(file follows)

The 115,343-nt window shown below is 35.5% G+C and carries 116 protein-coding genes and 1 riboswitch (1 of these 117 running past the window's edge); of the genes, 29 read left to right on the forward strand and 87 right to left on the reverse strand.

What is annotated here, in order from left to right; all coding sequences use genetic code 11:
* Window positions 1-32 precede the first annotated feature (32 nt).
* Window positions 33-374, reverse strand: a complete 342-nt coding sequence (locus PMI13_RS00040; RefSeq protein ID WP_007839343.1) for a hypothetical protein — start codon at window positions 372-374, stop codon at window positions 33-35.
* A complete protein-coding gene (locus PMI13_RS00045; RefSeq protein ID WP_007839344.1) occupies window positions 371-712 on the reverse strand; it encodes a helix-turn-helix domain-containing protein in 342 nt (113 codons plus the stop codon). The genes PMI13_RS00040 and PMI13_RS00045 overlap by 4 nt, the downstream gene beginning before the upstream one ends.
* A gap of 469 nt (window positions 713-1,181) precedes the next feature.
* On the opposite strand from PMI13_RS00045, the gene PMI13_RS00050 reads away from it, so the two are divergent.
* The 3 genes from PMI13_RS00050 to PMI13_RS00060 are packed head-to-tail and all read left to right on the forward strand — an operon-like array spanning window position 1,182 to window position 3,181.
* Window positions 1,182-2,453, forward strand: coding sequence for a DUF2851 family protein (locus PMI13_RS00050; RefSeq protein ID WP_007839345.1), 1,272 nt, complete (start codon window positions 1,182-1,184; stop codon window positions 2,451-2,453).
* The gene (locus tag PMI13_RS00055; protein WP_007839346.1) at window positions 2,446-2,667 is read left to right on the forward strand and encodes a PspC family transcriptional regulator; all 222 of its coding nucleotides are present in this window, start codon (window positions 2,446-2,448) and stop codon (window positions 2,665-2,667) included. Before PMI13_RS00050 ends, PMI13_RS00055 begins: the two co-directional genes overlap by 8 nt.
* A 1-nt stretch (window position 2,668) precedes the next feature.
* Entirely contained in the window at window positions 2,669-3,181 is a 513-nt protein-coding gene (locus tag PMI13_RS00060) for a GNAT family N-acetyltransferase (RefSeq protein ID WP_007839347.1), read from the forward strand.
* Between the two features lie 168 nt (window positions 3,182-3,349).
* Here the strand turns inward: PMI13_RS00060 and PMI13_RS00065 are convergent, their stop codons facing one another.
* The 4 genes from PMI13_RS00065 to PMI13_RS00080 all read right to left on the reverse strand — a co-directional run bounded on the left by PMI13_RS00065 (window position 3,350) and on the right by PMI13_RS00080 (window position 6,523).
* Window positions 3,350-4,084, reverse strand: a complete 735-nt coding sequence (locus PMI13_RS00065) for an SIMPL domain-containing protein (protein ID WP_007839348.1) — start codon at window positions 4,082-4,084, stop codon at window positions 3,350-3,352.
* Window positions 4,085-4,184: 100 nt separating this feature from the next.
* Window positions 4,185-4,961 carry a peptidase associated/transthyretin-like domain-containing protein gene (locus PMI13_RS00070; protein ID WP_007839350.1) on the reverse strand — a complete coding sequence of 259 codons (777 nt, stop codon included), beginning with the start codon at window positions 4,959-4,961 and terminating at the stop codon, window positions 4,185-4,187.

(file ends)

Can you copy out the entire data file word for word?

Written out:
The 115,343-nt window shown below is 35.5% G+C and carries 116 protein-coding genes and 1 riboswitch (1 of these 117 running past the window's edge); of the genes, 29 read left to right on the forward strand and 87 right to left on the reverse strand.

What is annotated here, in order from left to right; all coding sequences use genetic code 11:
* Window positions 1-32 precede the first annotated feature (32 nt).
* Window positions 33-374, reverse strand: a complete 342-nt coding sequence (locus PMI13_RS00040; RefSeq protein ID WP_007839343.1) for a hypothetical protein — start codon at window positions 372-374, stop codon at window positions 33-35.
* A complete protein-coding gene (locus PMI13_RS00045; RefSeq protein ID WP_007839344.1) occupies window positions 371-712 on the reverse strand; it encodes a helix-turn-helix domain-containing protein in 342 nt (113 codons plus the stop codon). The genes PMI13_RS00040 and PMI13_RS00045 overlap by 4 nt, the downstream gene beginning before the upstream one ends.
* A gap of 469 nt (window positions 713-1,181) precedes the next feature.
* On the opposite strand from PMI13_RS00045, the gene PMI13_RS00050 reads away from it, so the two are divergent.
* The 3 genes from PMI13_RS00050 to PMI13_RS00060 are packed head-to-tail and all read left to right on the forward strand — an operon-like array spanning window position 1,182 to window position 3,181.
* Window positions 1,182-2,453, forward strand: coding sequence for a DUF2851 family protein (locus PMI13_RS00050; RefSeq protein ID WP_007839345.1), 1,272 nt, complete (start codon window positions 1,182-1,184; stop codon window positions 2,451-2,453).
* The gene (locus tag PMI13_RS00055; protein WP_007839346.1) at window positions 2,446-2,667 is read left to right on the forward strand and encodes a PspC family transcriptional regulator; all 222 of its coding nucleotides are present in this window, start codon (window positions 2,446-2,448) and stop codon (window positions 2,665-2,667) included. Before PMI13_RS00050 ends, PMI13_RS00055 begins: the two co-directional genes overlap by 8 nt.
* A 1-nt stretch (window position 2,668) precedes the next feature.
* Entirely contained in the window at window positions 2,669-3,181 is a 513-nt protein-coding gene (locus tag PMI13_RS00060) for a GNAT family N-acetyltransferase (RefSeq protein ID WP_007839347.1), read from the forward strand.
* Between the two features lie 168 nt (window positions 3,182-3,349).
* Here the strand turns inward: PMI13_RS00060 and PMI13_RS00065 are convergent, their stop codons facing one another.
* The 4 genes from PMI13_RS00065 to PMI13_RS00080 all read right to left on the reverse strand — a co-directional run bounded on the left by PMI13_RS00065 (window position 3,350) and on the right by PMI13_RS00080 (window position 6,523).
* Window positions 3,350-4,084, reverse strand: a complete 735-nt coding sequence (locus PMI13_RS00065) for an SIMPL domain-containing protein (protein ID WP_007839348.1) — start codon at window positions 4,082-4,084, stop codon at window positions 3,350-3,352.
* Window positions 4,085-4,184: 100 nt separating this feature from the next.
* Window positions 4,185-4,961 carry a peptidase associated/transthyretin-like domain-containing protein gene (locus PMI13_RS00070; protein ID WP_007839350.1) on the reverse strand — a complete coding sequence of 259 codons (777 nt, stop codon included), beginning with the start codon at window positions 4,959-4,961 and terminating at the stop codon, window positions 4,185-4,187.